The US National Hurricane Center says that Hurricane Willa has weakened to a tropical storm but torrential rains will continue in west-central Mexico.
The meteorologists said that Willa was moving toward the northeast at speeds near 32km/h, movement expected to continue during the next 12 hours.
The centre added that the government of Mexico has discontinued all coastal tropical cyclone warnings for the country.
Willa began losing power after roaring over a stretch of beach towns, fishing villages and farms on the Pacific coast of Mexico's Sinaloa state as a Category 3 storm.
Damage assessments were scanty during the night because of darkness and poor communications, but federal officials said power had been knocked out in some spots and there were early reports of flimsy structures with tin roofs sustaining damage.
The cntre said the storm's forward movement had sped up to 28km/h late on Tuesday and it was expected to rapidly weaken. It warned, however, that the storm could still cause heavy rains in portions of Jalisco, Nayarit and Sinaloa states, with flash flooding and landslides possible in mountainous areas.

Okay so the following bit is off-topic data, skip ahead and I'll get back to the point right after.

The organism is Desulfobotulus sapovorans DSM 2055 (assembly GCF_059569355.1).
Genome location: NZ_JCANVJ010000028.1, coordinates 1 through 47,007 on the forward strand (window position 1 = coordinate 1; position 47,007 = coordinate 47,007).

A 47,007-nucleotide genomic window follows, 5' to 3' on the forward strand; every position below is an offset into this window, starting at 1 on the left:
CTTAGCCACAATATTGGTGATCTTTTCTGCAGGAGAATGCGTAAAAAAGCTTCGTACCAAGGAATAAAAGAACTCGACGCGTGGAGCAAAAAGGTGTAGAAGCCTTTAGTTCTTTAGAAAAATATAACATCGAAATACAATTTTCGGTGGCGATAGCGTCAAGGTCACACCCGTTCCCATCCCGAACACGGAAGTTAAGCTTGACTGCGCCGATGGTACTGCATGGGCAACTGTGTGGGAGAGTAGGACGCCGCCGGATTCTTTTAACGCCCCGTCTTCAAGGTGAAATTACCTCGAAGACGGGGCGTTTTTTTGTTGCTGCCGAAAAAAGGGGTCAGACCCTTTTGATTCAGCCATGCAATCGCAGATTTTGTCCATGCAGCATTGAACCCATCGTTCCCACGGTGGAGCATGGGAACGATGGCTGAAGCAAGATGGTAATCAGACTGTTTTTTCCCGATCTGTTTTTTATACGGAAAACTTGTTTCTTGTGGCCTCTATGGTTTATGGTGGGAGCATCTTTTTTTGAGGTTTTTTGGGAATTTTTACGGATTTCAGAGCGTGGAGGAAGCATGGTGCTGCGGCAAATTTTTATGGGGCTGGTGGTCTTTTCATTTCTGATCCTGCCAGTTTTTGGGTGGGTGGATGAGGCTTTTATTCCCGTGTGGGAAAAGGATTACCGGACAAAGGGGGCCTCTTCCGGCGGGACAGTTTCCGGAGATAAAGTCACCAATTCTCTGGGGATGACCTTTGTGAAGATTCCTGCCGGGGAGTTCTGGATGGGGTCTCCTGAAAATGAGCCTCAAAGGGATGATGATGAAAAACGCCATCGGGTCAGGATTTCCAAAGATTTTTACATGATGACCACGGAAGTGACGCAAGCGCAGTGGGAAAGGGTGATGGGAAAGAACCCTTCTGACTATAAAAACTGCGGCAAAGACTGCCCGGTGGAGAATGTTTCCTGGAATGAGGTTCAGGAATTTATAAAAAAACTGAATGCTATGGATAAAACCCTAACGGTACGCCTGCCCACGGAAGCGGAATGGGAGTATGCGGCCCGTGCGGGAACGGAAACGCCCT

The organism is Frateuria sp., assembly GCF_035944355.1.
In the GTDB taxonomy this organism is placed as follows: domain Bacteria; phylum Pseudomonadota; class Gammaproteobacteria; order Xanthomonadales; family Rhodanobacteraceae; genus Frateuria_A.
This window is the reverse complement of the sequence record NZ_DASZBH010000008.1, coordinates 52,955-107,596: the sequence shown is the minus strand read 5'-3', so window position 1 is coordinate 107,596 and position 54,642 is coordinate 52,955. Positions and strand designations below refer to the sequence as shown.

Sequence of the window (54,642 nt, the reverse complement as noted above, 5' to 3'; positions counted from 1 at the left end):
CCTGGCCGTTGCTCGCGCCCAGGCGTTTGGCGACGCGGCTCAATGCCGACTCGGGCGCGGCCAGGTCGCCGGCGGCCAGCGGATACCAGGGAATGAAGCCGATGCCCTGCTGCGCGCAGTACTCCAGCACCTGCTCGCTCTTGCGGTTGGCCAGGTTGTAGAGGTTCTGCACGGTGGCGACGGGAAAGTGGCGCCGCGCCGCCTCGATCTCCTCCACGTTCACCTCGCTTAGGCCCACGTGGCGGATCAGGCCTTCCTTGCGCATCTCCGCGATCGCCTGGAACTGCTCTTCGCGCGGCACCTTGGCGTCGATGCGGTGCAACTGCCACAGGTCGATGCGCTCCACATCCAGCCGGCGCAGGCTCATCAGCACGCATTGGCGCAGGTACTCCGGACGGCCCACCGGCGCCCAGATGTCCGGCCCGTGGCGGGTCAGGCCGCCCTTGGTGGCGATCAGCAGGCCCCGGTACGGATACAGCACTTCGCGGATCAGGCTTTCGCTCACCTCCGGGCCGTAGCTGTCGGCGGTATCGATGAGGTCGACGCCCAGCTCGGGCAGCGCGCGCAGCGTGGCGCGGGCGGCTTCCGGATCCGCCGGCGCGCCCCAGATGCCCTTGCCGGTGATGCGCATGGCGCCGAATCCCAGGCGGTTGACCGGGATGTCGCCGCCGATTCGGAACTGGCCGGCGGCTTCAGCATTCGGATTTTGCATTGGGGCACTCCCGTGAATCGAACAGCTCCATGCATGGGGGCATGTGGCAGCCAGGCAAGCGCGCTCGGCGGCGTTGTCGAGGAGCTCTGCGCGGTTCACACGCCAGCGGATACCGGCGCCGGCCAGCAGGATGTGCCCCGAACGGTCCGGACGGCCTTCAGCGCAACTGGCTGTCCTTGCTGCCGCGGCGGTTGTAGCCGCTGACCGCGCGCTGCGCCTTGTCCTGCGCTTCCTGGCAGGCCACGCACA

Willa came ashore about 80km southeast of Mazatlan, a resort city that is home to high-rise hotels and about 500,000 people, including many US and Canadian expatriates.
Although hotels, restaurants and stores were boarded over, people ventured onto Mazatlan's coastal boulevard to watch a spectacular sunset as the hurricane obscured the sky to the south.
Torrential rains began in the afternoon, and emergency officials said they had evacuated more than 4250 people in coastal towns and set up 58 shelters ahead of the dangerous storm. Schools were ordered closed.
As Willa neared, the beach in Mazatlan almost disappeared, with waves slamming against the coastal boulevard under looming black clouds. A few surfers enjoyed the big waves while the streets onshore were nearly deserted except for workers boarding up windows at hotels, shops and homes.
Some families took shelter at the Mazatlan convention centre, spreading out blankets along the walls to wait out the storm.
Australian Associated Press